GPHY 314 Chapter 7: Why is the Climate Changing?

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29 Dec 2020
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CHAPTER 7: Why is the Climate Changing?
Continental Drift
Earth’s continents moving, can substantially alter arrangement of continents across surface
o Can lead to large changes in climate through several mechanisms
Location of continents determines whether ice sheets form
o Most important requirement for growth of an ice sheet is summer temperatures cool
enough that snow falling during winter doesn’t melt during following summer
Most favorable for land at high latitudes with least sunlight
o Ice sheets reflect sunlight so formation increases albedo, increasing reflection of solar
radiation back to space and cooling planet
o Loss of ice sheet will warm climate through same mechanism
Location of continents determines ocean circulation
o Oceans carry huge amounts of heat from topics to polar regions, so changing circulation
can alter relative temperatures of tropics and polar regions
30 million years ago Antarctic Peninsula separated from southern tip of South
America, opening Drake Passage
Isolated Antarctica and allowed winds and water to flow unhindered,
reducing transport of warm winter and air from tropics, cooling Antarctic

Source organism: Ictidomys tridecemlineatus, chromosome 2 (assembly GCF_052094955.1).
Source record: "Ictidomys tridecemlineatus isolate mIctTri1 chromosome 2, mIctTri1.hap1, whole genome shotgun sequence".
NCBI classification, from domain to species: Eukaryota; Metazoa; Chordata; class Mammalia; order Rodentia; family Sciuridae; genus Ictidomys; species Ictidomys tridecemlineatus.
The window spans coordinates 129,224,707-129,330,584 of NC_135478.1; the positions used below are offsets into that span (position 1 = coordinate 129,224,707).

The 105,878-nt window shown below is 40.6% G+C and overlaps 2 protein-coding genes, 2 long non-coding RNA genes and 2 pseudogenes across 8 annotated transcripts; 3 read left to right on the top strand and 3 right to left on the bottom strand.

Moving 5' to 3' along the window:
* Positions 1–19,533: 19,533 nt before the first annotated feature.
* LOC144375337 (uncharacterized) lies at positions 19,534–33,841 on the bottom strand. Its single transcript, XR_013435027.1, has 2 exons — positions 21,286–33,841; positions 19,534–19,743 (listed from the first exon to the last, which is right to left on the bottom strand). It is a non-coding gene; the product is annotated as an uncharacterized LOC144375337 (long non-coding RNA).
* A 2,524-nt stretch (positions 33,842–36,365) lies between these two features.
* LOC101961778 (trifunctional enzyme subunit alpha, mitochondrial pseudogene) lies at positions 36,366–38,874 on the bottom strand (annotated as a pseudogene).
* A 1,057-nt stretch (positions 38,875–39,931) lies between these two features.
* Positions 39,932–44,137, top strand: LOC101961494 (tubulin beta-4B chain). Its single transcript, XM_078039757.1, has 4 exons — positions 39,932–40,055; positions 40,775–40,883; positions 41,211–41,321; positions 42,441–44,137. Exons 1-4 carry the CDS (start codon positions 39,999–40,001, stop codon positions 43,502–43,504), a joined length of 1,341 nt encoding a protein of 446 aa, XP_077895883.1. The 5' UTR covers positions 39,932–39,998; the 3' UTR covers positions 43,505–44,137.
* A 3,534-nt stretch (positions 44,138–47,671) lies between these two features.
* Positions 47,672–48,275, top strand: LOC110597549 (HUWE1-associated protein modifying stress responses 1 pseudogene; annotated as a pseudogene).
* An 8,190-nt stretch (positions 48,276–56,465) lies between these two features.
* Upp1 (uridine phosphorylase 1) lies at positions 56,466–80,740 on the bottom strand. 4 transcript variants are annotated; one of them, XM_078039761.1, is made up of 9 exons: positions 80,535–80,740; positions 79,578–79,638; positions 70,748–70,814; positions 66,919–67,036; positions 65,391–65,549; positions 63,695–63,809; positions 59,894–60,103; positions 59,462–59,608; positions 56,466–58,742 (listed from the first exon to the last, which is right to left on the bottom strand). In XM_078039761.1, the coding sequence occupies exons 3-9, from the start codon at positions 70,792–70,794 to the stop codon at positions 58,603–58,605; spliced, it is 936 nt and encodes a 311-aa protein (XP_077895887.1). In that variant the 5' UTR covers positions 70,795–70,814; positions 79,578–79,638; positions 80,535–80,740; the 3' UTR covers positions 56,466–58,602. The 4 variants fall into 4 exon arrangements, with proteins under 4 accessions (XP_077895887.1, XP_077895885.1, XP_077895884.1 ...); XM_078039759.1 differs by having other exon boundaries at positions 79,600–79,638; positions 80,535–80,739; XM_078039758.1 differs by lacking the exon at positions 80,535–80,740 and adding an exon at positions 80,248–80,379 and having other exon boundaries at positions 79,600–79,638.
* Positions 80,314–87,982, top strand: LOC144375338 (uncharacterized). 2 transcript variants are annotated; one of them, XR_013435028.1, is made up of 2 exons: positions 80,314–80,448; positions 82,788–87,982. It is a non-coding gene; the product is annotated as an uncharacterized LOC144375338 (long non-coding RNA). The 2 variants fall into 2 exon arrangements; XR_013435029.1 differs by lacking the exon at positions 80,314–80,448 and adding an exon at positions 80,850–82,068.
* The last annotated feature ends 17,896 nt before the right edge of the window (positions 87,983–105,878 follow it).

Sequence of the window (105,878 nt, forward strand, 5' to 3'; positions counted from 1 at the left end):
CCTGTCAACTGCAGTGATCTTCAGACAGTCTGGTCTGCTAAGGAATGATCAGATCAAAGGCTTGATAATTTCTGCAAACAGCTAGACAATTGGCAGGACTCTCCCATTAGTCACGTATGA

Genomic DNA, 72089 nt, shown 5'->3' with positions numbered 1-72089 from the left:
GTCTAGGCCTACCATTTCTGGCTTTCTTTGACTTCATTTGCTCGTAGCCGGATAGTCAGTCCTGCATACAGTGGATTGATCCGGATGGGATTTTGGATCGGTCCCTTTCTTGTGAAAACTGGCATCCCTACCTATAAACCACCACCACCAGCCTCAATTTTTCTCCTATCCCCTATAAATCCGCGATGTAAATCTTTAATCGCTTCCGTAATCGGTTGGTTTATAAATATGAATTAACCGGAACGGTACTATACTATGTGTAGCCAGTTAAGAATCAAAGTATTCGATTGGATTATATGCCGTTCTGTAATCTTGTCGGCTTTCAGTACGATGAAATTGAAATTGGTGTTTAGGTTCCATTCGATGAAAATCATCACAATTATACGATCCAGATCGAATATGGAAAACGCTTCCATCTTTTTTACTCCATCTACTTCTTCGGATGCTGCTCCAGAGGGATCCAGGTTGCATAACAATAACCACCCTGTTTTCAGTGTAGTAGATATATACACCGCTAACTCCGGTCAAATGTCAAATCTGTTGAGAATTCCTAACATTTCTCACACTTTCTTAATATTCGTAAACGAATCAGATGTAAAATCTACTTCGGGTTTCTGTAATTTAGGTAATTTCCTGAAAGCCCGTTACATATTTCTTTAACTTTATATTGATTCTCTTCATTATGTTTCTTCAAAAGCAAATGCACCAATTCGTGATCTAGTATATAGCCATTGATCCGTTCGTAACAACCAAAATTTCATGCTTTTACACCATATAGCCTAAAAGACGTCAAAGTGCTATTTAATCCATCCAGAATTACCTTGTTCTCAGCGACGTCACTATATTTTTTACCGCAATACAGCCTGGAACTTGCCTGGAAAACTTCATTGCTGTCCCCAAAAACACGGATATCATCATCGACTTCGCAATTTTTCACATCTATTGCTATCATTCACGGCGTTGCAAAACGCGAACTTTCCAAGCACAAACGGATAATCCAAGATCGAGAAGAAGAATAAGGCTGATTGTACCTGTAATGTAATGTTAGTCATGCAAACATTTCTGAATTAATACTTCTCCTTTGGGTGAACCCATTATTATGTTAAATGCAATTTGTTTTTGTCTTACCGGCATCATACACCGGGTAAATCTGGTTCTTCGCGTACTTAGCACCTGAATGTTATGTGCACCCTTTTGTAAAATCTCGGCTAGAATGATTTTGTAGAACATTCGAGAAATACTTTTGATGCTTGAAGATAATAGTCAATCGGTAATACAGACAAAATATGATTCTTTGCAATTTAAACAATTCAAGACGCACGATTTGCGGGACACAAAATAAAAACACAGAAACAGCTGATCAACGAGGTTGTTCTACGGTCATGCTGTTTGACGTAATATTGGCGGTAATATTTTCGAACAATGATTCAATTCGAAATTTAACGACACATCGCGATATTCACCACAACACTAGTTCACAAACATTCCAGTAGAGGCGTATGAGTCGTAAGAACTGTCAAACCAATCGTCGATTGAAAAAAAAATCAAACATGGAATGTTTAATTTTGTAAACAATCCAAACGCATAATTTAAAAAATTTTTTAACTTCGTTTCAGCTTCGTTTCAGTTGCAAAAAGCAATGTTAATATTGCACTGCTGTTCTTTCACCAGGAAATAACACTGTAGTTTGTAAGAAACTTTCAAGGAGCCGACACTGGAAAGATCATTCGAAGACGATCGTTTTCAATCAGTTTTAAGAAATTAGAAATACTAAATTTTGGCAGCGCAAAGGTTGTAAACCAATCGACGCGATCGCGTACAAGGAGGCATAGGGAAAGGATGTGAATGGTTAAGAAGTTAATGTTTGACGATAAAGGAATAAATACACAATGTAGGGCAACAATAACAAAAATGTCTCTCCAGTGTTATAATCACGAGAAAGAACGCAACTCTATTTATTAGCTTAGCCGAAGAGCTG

and helping build Antarctic ice sheet
Continental ice drift can also indirectly affect climate by regulating atmospheric carbon dioxide
o Movement can change pattern of rainfall and expose new rock to atmosphere, changing
locations and rate of weathering, altering the amount of carbon dioxide in atmosphere
40 million years ago Indian subcontinent collided with Asia, forming Himalayas
and adjacent Tibetan Plateau
Led to changing wind patterns, bringing heavy rainfall onto vast expanse
of newly exposed rock -> One of reasons planet has been cooling
The Sun
Since late 1970s, clear eleven-year cycle during which solar constant varies by about 0.1%
o Has little influence on climate because thermal inertia of water keeps temperature from
varying quickly, so it doesn’t respond to rapid changes in heating
In order for sun to be responsible for recent warming, there would need to be sustained, long-term
increase in solar constant over past few decades
o But measurements show no evidence of this
Another reason to discount sun as explanation is that increase in solar output would warm entire
atmosphere, but this isn’t happening
^Conclude rapid warming of past few decades not caused by brightening of sun
Sun’s influence on climate prior to middle of 20th C more difficult to determine because no
satellite measurements of solar constant
o Instead, output for this period inferred indirectly from other measurements i.e. number of
sunspots, chemical proxies (carbon-14 content of plant material)
o Most recent analyses suggest sun has brightened over past few hundred years, potentially
explaining some of gradual warming of 18th, 19th, 20th C
The Earth’s Orbit
If earth moved closer to sun, solar constant would increase even if brightness of sun didn’t
change -> Relevant since earth’s orbit not a perfect circle
o Ellipse whose eccentricity (ratio of length to width) varies with time
o Over course of 100,000 years, orbit cycles between orbit that is slightly more elliptical
and more circular
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